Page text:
The % (per-cent) symbol traces back to an era when it meant a variable in the most literal sense. An unknown at time of writing. Be darned if I can find one good example, right now, but my peers will hopefully weigh in. From this is born, modulo formatting.
The symbol is twofold. In the string, a placeholder signal; and after the string, it acts as a parameter list signal. The modulo character is a signal.
Signal means indicator but it also means, heads up!
You can also find it referred to as printf formatting, as it was implemented in C as part of the printf function. Don’t know whether printf was there from the start, but C has been around since '72. (Which is a lot longer than I!)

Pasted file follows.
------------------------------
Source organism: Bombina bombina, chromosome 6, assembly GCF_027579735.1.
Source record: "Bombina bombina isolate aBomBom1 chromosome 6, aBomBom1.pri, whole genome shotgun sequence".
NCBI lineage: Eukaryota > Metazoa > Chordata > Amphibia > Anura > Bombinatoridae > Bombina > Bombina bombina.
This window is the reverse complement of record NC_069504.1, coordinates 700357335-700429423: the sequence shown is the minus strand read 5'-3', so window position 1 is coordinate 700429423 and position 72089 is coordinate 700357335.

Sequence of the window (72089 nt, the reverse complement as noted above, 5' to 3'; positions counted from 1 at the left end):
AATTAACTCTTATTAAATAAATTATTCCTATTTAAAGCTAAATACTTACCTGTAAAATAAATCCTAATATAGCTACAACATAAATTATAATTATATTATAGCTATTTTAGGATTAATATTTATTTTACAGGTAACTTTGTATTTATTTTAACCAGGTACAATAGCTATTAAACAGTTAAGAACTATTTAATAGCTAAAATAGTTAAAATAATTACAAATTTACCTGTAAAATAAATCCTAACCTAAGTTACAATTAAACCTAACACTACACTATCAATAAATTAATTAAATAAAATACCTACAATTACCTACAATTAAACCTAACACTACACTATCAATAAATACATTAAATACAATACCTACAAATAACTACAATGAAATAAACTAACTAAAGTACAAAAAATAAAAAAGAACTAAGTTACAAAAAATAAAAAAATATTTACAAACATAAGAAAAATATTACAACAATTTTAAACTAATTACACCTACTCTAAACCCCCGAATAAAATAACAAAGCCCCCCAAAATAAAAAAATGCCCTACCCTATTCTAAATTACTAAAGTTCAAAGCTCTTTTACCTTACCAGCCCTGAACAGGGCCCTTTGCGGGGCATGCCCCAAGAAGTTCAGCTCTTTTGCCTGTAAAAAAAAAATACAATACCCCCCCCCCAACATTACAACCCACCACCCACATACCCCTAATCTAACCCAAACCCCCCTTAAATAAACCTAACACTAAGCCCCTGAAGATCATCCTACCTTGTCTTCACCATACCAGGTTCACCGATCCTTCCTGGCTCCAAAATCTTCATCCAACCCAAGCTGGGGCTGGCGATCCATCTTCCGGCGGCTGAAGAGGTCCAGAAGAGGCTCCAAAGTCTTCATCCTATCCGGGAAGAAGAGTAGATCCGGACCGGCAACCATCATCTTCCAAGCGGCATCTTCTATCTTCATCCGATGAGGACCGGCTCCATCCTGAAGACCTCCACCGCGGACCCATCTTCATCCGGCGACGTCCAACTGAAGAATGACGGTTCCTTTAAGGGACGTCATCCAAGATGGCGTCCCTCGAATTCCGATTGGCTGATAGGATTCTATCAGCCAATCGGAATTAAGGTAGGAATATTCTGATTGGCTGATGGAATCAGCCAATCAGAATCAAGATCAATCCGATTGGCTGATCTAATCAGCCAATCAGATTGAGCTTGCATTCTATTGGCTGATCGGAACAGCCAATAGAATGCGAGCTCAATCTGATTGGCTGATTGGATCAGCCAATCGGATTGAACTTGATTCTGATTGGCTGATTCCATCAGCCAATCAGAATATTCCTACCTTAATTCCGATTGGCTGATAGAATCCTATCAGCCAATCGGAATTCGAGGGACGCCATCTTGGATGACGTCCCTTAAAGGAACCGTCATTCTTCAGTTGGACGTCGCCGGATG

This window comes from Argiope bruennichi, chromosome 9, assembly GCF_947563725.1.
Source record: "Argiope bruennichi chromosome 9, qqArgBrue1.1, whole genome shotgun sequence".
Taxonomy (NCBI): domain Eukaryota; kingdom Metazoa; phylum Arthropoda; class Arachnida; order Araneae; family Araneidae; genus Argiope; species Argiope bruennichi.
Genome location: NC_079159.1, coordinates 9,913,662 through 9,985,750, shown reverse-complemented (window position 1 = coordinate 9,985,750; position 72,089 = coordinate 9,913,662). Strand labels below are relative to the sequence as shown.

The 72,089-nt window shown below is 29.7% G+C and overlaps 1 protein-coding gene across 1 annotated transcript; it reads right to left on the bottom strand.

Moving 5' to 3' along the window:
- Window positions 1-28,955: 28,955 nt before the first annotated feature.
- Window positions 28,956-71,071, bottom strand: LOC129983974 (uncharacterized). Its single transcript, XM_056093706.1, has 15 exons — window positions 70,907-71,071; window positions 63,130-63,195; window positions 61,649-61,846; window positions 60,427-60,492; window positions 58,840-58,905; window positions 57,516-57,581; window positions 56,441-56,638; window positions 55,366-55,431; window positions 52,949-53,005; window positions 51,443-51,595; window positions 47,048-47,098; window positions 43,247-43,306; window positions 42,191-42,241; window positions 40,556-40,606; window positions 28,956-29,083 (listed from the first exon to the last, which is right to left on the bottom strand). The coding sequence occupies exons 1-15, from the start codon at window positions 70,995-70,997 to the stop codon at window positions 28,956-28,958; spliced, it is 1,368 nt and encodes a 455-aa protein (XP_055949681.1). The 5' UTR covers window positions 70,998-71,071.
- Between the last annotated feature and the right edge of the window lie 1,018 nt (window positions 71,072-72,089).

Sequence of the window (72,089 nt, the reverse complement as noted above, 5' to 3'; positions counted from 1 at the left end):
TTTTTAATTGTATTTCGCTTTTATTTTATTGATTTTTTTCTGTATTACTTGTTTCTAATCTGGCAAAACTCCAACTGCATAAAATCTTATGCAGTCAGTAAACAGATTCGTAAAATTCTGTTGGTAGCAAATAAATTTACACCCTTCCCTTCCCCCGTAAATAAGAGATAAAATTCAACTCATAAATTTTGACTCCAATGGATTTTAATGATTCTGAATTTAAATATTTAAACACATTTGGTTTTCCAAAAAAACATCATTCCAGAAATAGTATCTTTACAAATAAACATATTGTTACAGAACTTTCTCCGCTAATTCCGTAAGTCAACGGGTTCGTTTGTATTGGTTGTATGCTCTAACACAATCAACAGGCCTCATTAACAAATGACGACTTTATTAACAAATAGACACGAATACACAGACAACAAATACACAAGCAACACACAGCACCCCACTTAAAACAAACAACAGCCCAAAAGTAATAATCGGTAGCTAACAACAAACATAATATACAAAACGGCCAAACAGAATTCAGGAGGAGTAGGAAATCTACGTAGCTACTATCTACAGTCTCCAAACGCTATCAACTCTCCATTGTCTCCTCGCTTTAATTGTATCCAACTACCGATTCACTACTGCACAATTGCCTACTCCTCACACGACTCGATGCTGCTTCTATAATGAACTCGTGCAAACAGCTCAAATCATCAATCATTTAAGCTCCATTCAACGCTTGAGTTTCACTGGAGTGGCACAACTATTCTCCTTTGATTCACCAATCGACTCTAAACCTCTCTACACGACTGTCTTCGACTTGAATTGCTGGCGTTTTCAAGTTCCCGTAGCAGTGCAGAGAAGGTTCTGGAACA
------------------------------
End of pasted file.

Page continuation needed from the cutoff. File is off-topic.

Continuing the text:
If you go back further, that method of formatting existed in BCPL (which influenced B, which in turn influenced C). Here’s an example of that in the writef function, in an implementation of the n-queens problem in BCPL.
LET TRY(LD, ROW, RD) BE
TEST ROW = ALL THEN
COUNT := COUNT + 1
LET POSS = ALL & ~(LD | ROW | RD)
UNTIL POSS = 0 DO $(
LET P = POSS & -POSS
POSS := POSS - P
TRY(LD + P << 1, ROW + P, RD + P >> 1)
LET START() = VALOF $(
ALL := 1
FOR I = 1 TO 12 DO $(
COUNT := 0
TRY(0, 0, 0)
WRITEF("%I2-QUEENS PROBLEM HAS %I5 SOLUTIONS*N", I, COUNT)
ALL := 2 * ALL + 1
i was able to follow everything done up to this point but this concept wasn’t covered in the modules. Would anyone be able to provide an alternative to coding the print statemetnt without having to do this?